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Receiving Web design feedback, complimentary or otherwise, can be a touchy experience for designers. Marketers need to be careful how they deliver feedback—whether it's their first time working with the designer or their tenth time.

Giving design feedback should be collaborative and painless. Going full-on Don Draper and tearing apart your designer's work won't lead to better designs. On the other hand, providing unclear notes or not enough feedback might prove even less effective.

Instead, to create the best designs possible, you need to find the right balance between being too harsh and too lenient or inconclusive. Good feedback is essential to good design.

So, how do you find that happy medium? Consider these five tips when looking to improve your design-feedback process.

1. Evaluate the problems

It's easy to pick out what isn't working, but it's much more challenging to actually assess those problems and effectively communicate them. As the person in charge of giving feedback, you have to not only determine what areas need work but also explain the reasoning behind your critique and provide suggestions for moving forward.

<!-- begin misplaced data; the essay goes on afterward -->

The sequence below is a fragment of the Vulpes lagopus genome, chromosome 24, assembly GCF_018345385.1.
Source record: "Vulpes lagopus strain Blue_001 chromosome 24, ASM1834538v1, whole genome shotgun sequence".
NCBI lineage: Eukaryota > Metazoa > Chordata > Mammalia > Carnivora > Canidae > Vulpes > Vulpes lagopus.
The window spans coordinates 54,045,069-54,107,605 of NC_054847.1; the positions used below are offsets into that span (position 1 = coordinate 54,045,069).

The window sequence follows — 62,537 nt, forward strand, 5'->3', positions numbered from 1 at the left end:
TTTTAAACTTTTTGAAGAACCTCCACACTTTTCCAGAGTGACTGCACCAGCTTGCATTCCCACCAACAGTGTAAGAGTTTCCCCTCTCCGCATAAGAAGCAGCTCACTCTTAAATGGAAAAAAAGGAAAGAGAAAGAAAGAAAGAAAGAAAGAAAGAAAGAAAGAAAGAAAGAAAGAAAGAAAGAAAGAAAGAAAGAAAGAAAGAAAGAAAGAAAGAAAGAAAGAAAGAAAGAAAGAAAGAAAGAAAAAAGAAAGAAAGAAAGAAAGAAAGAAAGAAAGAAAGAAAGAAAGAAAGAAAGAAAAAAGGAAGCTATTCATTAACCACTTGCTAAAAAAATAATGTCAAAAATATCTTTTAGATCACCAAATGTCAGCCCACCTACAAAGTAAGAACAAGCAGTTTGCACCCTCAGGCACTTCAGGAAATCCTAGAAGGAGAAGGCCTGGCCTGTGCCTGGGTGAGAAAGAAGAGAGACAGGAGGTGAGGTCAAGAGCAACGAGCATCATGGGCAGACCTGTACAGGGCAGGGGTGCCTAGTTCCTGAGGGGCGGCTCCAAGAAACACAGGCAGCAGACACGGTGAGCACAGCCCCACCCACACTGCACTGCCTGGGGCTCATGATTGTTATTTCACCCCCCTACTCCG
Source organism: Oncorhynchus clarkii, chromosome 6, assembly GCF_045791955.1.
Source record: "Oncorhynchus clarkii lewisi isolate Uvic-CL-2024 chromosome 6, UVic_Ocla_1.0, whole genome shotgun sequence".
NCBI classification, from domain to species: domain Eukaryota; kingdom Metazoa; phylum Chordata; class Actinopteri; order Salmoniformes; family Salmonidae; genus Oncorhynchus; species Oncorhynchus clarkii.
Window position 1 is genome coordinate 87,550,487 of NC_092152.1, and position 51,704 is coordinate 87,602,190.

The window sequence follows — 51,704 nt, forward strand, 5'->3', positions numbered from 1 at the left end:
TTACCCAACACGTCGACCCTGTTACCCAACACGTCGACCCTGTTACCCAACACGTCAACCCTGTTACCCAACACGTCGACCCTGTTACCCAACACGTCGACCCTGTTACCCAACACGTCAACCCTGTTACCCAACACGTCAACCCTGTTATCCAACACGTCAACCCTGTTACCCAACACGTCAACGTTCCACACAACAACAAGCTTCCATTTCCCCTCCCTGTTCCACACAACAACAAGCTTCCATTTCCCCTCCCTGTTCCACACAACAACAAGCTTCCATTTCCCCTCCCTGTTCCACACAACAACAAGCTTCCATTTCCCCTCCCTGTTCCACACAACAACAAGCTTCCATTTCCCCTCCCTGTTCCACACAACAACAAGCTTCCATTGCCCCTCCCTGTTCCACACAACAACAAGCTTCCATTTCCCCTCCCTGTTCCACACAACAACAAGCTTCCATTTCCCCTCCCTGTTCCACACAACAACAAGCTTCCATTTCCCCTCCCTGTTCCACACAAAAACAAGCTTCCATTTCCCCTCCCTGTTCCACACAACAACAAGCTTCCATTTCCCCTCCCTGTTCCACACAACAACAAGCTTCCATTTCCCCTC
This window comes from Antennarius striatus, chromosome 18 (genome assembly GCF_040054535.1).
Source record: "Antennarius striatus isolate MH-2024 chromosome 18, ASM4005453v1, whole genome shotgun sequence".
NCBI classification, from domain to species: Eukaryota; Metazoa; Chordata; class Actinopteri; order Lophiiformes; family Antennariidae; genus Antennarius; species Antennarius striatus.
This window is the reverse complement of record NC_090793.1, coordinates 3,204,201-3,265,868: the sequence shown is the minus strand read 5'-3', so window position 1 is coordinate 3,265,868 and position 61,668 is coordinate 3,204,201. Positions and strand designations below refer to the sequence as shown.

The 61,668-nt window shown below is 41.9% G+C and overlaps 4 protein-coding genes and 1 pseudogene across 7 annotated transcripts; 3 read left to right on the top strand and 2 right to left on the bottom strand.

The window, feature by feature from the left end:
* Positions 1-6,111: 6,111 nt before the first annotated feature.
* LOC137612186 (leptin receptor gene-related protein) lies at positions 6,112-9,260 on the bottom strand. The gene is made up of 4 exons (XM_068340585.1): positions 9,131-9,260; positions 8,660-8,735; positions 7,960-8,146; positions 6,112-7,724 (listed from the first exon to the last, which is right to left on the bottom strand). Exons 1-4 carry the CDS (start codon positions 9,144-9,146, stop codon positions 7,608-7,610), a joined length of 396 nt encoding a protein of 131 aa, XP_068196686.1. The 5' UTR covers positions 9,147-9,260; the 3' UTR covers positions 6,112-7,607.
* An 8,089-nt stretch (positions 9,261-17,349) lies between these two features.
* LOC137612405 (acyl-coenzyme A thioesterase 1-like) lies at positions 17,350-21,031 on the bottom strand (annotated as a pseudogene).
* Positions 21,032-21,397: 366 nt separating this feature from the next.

It's hard for a designer to understand why you don't like something if you just say, for example, "remove that drop-down" or "make that green instead of blue." Instead, you need clarify what the issue is and why the change needs to be made. Doing so will help the designer develop an appropriate solution and come back to you with a much-improved design.

Clarifying the issue will also give the designer insight into what you like and what your customers need, and that information will be valuable for future projects.

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image of Roy Chomko

Roy Chomko is president of Adage Technologies, a Web and software development firm that he co-founded in 2001. He has over 20 years of experience in technology sales, consulting, and development.

LinkedIn: Roy Chomko